faculties could be palpated, measured and diagnosed. This was an excellent device for practitioners for easy
understanding. However, his work has given raise to the relationship of brain with that of specific functions
of human being.

Contribution of Binet
Binet, originally a proponent of craniometry, began to doubt the method after conducting a number of his
own experiments on young schoolchildren with great variability in head size and conflicting results. The
differences among the higher and lower functioning students were negligible and failed to support the
phrenology of Gall. He decided to abandon this technique in favor of better methods of measurement.

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Binet administered reaction time experiments with his daughters, Madeleine and Alice. He was surprised to
find that, when the girls were paying attention to the stimuli, their reaction times paralled that of adults.
Since the supposed "undeveloped intellects" of these young children matched that of mature adults, Binet,
suggested that tests should taken into consideration of more complex functioning, such as language. That
would be more appropriate measures of intelligence. In 1904, Binet was commissioned by the French
government to develop a method to identify "subnormal" children that were in need of special education.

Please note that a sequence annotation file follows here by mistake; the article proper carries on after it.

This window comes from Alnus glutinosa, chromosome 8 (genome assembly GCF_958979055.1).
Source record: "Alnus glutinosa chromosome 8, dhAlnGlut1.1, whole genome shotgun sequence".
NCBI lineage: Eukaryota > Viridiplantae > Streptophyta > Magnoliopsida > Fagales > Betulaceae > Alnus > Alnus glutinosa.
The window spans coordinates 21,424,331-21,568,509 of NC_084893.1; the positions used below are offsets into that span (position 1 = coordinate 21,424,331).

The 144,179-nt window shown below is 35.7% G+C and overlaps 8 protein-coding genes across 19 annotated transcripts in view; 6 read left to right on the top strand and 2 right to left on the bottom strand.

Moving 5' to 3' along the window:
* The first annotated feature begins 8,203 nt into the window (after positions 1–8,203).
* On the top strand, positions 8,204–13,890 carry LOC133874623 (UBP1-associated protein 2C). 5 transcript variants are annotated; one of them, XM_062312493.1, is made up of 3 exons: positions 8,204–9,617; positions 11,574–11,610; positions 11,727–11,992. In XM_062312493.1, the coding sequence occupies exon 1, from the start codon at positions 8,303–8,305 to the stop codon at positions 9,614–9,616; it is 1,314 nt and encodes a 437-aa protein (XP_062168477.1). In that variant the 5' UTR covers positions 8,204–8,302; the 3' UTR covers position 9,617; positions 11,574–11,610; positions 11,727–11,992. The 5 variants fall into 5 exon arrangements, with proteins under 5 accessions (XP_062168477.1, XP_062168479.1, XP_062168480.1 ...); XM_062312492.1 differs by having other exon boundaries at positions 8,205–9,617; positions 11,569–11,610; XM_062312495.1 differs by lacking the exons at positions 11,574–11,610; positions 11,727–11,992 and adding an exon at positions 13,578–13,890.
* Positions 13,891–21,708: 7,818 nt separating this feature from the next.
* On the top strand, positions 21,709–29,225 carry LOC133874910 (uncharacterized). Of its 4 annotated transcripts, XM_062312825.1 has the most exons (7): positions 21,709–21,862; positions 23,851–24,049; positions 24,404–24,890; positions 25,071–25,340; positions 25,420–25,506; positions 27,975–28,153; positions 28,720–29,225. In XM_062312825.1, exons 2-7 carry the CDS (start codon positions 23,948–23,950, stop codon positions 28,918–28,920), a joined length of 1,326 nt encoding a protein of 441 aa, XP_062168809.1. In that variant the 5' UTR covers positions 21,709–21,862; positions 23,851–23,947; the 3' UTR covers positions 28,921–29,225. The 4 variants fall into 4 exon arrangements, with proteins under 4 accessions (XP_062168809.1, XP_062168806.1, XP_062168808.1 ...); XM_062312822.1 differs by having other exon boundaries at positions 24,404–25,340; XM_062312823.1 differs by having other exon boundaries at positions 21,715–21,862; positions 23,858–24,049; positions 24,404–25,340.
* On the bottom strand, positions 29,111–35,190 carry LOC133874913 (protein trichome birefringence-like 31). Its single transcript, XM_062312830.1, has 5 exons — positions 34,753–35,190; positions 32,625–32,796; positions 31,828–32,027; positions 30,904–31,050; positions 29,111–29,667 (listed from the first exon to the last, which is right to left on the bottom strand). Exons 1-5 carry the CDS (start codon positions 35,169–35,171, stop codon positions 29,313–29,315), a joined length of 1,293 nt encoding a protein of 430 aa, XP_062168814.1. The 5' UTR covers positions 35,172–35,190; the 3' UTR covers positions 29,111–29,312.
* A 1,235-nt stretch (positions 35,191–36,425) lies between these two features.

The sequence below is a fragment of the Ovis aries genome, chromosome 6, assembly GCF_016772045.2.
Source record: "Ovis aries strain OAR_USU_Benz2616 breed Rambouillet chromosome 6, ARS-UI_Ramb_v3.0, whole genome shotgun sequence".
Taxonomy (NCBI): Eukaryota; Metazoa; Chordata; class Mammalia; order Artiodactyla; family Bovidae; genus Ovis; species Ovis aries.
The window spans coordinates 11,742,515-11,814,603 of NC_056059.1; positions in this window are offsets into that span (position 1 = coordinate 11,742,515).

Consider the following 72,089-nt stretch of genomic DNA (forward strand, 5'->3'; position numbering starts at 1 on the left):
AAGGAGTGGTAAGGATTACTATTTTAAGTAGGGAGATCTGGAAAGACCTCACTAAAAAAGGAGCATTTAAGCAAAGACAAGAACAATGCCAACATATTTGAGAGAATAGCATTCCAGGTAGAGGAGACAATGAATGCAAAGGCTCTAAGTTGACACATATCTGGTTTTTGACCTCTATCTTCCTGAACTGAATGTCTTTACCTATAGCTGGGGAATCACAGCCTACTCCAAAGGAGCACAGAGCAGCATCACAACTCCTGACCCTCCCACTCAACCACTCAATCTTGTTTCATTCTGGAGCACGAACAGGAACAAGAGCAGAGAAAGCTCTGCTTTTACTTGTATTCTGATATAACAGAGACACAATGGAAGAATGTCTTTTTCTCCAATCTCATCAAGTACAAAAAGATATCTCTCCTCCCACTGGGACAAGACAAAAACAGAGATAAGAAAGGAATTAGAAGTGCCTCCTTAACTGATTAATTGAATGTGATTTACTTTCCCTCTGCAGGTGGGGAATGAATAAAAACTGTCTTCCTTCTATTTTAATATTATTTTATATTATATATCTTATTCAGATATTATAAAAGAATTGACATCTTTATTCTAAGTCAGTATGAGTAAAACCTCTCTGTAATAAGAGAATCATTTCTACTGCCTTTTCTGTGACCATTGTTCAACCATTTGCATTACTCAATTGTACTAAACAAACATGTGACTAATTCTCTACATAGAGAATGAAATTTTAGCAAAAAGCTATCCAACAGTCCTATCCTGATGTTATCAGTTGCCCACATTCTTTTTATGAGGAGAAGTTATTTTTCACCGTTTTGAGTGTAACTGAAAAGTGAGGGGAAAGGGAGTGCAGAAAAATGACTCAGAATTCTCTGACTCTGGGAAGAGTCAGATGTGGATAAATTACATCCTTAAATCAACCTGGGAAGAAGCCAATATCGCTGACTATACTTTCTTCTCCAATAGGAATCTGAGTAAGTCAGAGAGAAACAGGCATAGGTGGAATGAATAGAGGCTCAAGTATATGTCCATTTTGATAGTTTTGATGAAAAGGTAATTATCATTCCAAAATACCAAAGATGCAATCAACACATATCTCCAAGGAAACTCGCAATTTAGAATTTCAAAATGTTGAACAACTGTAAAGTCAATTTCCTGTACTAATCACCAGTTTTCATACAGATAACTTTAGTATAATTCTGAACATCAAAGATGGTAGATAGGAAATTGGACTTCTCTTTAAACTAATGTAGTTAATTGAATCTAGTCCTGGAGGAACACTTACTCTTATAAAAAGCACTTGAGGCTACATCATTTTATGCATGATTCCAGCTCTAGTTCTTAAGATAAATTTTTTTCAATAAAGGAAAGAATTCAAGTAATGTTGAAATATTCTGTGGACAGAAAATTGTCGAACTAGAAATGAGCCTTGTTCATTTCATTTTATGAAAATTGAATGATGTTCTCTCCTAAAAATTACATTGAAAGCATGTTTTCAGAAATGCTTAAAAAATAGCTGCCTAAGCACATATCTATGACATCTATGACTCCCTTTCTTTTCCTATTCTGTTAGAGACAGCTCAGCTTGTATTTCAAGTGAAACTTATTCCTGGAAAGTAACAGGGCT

With the assistance of Theodore Simon (1873-1961), a young physician, Binet set out to develop a series of
tests for this purpose. In an effort to avoid confusing lack of intelligence, with a lack of formal schooling,
the tests avoided specific school-related skills. Over several years, the Binet-Simon-tests were refined for
different age groups and included measures on a number of subject areas, including attention, memory,
visual-motor tasks, and similarities between various items such as social judgment, and logical absurdities.
Age was used as a discriminator, since normal children typically learned certain skills at a younger age than
subnormal children did. This significant indictor marked the beginning of age of standardization in a
"scale" of intellectual ability. An actual score resulted from the scale by comparing "mental age" as scored
on the test to the child’s chronological age; if the mental age was lower than chronological age by 2 or
more years, it was suggested that the child was mentally "retarded" (a termed coined by Binet). Binet,
recognizing the reliance of a single score to apply meaning to a complex quality, cautioned against
misusing these tests to label children inappropriately as mentally deficient. He realized the importance of
individual motivation and culture for valid testing, and noted that intelligence is something that develops
over time, with variability across individuals. However, this most important observation regarding
limitations of the tests has not been given importance and over emphasis on testing and results of testing
continued.

Charles Spearman Two factor theory


Spearman with a strong statistical background, went about to estimate the intelligence of twenty-four
children in a village school. In the course of his study, he realized that any empirically observed correlation
between two variables would underestimate the "true" degree of relationship, to the extent that there is